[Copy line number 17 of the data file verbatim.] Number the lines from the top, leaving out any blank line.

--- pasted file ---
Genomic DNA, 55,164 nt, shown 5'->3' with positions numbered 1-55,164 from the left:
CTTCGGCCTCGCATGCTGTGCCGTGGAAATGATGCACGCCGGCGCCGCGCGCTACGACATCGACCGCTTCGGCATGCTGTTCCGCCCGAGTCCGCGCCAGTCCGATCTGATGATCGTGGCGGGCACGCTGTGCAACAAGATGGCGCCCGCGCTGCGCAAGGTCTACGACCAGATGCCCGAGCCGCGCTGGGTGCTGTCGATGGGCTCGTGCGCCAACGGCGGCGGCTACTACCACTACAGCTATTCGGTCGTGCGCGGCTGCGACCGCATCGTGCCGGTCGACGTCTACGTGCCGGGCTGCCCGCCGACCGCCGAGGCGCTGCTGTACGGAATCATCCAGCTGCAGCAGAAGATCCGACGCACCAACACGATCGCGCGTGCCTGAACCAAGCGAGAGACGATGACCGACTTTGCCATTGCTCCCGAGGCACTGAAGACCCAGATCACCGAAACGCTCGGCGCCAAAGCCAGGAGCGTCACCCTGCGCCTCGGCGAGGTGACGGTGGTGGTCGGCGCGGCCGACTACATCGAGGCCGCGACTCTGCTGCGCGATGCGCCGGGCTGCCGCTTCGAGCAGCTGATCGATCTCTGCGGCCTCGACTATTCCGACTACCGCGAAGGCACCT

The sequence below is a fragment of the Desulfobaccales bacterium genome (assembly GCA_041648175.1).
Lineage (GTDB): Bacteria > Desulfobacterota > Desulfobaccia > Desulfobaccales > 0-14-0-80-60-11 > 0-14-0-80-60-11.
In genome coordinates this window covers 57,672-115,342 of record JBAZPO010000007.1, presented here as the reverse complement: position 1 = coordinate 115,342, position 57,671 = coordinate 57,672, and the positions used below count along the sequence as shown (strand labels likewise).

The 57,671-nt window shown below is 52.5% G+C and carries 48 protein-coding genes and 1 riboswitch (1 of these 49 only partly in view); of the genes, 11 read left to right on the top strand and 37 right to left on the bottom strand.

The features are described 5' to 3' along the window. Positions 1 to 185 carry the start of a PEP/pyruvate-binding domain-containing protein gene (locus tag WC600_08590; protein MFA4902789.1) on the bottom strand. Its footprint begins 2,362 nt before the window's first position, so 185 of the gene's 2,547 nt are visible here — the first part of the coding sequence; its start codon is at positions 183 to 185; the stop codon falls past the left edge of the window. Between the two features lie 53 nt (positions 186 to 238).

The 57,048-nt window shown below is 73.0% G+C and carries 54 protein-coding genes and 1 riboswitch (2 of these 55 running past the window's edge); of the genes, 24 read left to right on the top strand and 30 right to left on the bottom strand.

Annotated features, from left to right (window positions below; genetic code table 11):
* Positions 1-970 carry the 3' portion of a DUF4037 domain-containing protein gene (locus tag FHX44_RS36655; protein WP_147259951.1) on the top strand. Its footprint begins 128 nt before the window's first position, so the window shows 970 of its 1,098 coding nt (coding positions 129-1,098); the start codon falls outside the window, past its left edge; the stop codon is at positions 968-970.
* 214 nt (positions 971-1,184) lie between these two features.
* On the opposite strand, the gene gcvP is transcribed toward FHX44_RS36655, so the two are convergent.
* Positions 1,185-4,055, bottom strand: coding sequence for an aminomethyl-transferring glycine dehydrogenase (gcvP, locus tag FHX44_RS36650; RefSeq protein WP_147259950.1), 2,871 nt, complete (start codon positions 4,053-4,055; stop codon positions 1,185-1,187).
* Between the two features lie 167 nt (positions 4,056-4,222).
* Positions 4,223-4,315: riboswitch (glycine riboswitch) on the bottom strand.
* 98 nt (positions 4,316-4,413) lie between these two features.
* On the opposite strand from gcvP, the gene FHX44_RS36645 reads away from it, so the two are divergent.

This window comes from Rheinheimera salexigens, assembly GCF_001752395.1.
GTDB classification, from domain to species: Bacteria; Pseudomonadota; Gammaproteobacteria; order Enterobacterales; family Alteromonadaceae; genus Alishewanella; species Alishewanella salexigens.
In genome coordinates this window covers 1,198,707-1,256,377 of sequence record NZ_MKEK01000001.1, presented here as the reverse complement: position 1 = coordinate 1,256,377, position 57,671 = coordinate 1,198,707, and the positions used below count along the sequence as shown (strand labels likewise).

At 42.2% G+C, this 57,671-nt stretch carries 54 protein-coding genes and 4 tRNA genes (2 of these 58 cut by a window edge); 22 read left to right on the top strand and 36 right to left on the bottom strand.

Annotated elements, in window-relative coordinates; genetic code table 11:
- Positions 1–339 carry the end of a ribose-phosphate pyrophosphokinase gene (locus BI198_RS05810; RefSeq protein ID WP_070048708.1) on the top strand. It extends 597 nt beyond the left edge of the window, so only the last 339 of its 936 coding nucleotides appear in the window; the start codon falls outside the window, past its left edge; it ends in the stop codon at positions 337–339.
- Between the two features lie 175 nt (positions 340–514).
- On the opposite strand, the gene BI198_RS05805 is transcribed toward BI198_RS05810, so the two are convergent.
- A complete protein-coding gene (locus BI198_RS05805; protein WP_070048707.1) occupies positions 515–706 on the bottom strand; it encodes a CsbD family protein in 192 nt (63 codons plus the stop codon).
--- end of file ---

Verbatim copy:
* On the opposite strand from gcvP, the gene FHX44_RS36645 reads away from it, so the two are divergent.